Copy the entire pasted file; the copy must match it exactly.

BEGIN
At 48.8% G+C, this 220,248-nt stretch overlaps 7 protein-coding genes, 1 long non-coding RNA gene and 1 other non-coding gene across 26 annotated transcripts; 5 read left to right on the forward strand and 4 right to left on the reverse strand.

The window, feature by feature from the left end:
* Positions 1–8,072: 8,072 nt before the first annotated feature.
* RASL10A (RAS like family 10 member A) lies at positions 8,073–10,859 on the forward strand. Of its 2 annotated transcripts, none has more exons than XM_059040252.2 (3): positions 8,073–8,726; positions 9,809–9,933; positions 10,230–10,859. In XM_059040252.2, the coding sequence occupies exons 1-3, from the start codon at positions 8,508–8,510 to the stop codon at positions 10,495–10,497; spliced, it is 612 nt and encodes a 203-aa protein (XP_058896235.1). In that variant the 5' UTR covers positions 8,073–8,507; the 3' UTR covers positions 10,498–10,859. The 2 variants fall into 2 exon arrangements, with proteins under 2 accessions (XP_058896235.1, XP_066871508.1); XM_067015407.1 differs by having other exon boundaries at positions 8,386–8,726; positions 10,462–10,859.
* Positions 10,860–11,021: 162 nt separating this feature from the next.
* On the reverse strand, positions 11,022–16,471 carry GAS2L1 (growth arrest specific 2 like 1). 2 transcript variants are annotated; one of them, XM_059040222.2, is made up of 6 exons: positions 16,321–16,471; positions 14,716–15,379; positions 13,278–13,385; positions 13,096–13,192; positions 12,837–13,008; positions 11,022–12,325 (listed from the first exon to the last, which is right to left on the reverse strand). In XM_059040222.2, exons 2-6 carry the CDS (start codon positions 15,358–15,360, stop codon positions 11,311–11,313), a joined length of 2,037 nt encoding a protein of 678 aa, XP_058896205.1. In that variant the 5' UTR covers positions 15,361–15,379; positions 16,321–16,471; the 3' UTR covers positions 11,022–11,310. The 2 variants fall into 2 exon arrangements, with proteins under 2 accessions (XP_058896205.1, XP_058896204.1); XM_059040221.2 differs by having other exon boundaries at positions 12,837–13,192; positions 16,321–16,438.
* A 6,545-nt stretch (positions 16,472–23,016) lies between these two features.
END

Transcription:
At 48.8% G+C, this 220,248-nt stretch overlaps 7 protein-coding genes, 1 long non-coding RNA gene and 1 other non-coding gene across 26 annotated transcripts; 5 read left to right on the forward strand and 4 right to left on the reverse strand.

The window, feature by feature from the left end:
* Positions 1–8,072: 8,072 nt before the first annotated feature.
* RASL10A (RAS like family 10 member A) lies at positions 8,073–10,859 on the forward strand. Of its 2 annotated transcripts, none has more exons than XM_059040252.2 (3): positions 8,073–8,726; positions 9,809–9,933; positions 10,230–10,859. In XM_059040252.2, the coding sequence occupies exons 1-3, from the start codon at positions 8,508–8,510 to the stop codon at positions 10,495–10,497; spliced, it is 612 nt and encodes a 203-aa protein (XP_058896235.1). In that variant the 5' UTR covers positions 8,073–8,507; the 3' UTR covers positions 10,498–10,859. The 2 variants fall into 2 exon arrangements, with proteins under 2 accessions (XP_058896235.1, XP_066871508.1); XM_067015407.1 differs by having other exon boundaries at positions 8,386–8,726; positions 10,462–10,859.
* Positions 10,860–11,021: 162 nt separating this feature from the next.
* On the reverse strand, positions 11,022–16,471 carry GAS2L1 (growth arrest specific 2 like 1). 2 transcript variants are annotated; one of them, XM_059040222.2, is made up of 6 exons: positions 16,321–16,471; positions 14,716–15,379; positions 13,278–13,385; positions 13,096–13,192; positions 12,837–13,008; positions 11,022–12,325 (listed from the first exon to the last, which is right to left on the reverse strand). In XM_059040222.2, exons 2-6 carry the CDS (start codon positions 15,358–15,360, stop codon positions 11,311–11,313), a joined length of 2,037 nt encoding a protein of 678 aa, XP_058896205.1. In that variant the 5' UTR covers positions 15,361–15,379; positions 16,321–16,471; the 3' UTR covers positions 11,022–11,310. The 2 variants fall into 2 exon arrangements, with proteins under 2 accessions (XP_058896205.1, XP_058896204.1); XM_059040221.2 differs by having other exon boundaries at positions 12,837–13,192; positions 16,321–16,438.
* A 6,545-nt stretch (positions 16,472–23,016) lies between these two features.